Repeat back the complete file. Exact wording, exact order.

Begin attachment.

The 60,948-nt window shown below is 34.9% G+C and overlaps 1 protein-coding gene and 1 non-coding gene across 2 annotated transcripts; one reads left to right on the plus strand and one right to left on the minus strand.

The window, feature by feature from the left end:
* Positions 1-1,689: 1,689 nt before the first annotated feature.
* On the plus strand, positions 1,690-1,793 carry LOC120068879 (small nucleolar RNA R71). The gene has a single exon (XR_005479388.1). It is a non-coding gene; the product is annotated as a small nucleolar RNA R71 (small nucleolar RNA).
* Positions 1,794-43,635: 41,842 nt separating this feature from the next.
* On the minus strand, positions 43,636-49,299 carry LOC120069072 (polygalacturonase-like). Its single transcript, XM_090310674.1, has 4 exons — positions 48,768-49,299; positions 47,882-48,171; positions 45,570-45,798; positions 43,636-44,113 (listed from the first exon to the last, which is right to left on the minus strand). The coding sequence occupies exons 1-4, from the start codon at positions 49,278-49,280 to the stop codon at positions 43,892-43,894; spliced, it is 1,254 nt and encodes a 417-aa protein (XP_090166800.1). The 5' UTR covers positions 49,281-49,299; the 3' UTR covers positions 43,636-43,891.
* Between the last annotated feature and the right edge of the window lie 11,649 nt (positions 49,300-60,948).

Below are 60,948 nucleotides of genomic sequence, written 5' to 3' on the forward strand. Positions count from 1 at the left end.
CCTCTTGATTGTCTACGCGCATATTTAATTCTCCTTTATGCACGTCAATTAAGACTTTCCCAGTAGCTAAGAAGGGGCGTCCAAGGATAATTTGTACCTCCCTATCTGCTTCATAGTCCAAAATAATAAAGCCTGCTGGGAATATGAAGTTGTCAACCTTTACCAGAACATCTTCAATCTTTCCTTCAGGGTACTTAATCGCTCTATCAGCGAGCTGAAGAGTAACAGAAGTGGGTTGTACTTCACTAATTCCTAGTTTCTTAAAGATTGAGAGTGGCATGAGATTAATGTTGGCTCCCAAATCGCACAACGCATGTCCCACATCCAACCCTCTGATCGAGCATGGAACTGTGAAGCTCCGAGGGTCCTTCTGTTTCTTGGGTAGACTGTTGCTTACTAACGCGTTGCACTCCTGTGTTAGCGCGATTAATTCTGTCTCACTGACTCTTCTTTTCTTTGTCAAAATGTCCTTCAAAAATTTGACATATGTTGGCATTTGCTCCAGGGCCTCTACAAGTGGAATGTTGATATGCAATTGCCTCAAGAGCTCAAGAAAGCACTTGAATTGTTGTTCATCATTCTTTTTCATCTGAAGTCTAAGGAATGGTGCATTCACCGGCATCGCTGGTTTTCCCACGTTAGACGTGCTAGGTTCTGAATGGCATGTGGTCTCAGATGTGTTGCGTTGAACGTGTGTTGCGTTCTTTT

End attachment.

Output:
The 60,948-nt window shown below is 34.9% G+C and overlaps 1 protein-coding gene and 1 non-coding gene across 2 annotated transcripts; one reads left to right on the plus strand and one right to left on the minus strand.

The window, feature by feature from the left end:
* Positions 1-1,689: 1,689 nt before the first annotated feature.
* On the plus strand, positions 1,690-1,793 carry LOC120068879 (small nucleolar RNA R71). The gene has a single exon (XR_005479388.1). It is a non-coding gene; the product is annotated as a small nucleolar RNA R71 (small nucleolar RNA).
* Positions 1,794-43,635: 41,842 nt separating this feature from the next.
* On the minus strand, positions 43,636-49,299 carry LOC120069072 (polygalacturonase-like). Its single transcript, XM_090310674.1, has 4 exons — positions 48,768-49,299; positions 47,882-48,171; positions 45,570-45,798; positions 43,636-44,113 (listed from the first exon to the last, which is right to left on the minus strand). The coding sequence occupies exons 1-4, from the start codon at positions 49,278-49,280 to the stop codon at positions 43,892-43,894; spliced, it is 1,254 nt and encodes a 417-aa protein (XP_090166800.1). The 5' UTR covers positions 49,281-49,299; the 3' UTR covers positions 43,636-43,891.
* Between the last annotated feature and the right edge of the window lie 11,649 nt (positions 49,300-60,948).

Below are 60,948 nucleotides of genomic sequence, written 5' to 3' on the forward strand. Positions count from 1 at the left end.
CCTCTTGATTGTCTACGCGCATATTTAATTCTCCTTTATGCACGTCAATTAAGACTTTCCCAGTAGCTAAGAAGGGGCGTCCAAGGATAATTTGTACCTCCCTATCTGCTTCATAGTCCAAAATAATAAAGCCTGCTGGGAATATGAAGTTGTCAACCTTTACCAGAACATCTTCAATCTTTCCTTCAGGGTACTTAATCGCTCTATCAGCGAGCTGAAGAGTAACAGAAGTGGGTTGTACTTCACTAATTCCTAGTTTCTTAAAGATTGAGAGTGGCATGAGATTAATGTTGGCTCCCAAATCGCACAACGCATGTCCCACATCCAACCCTCTGATCGAGCATGGAACTGTGAAGCTCCGAGGGTCCTTCTGTTTCTTGGGTAGACTGTTGCTTACTAACGCGTTGCACTCCTGTGTTAGCGCGATTAATTCTGTCTCACTGACTCTTCTTTTCTTTGTCAAAATGTCCTTCAAAAATTTGACATATGTTGGCATTTGCTCCAGGGCCTCTACAAGTGGAATGTTGATATGCAATTGCCTCAAGAGCTCAAGAAAGCACTTGAATTGTTGTTCATCATTCTTTTTCATCTGAAGTCTAAGGAATGGTGCATTCACCGGCATCGCTGGTTTTCCCACGTTAGACGTGCTAGGTTCTGAATGGCATGTGGTCTCAGATGTGTTGCGTTGAACGTGTGTTGCGTTCTTTT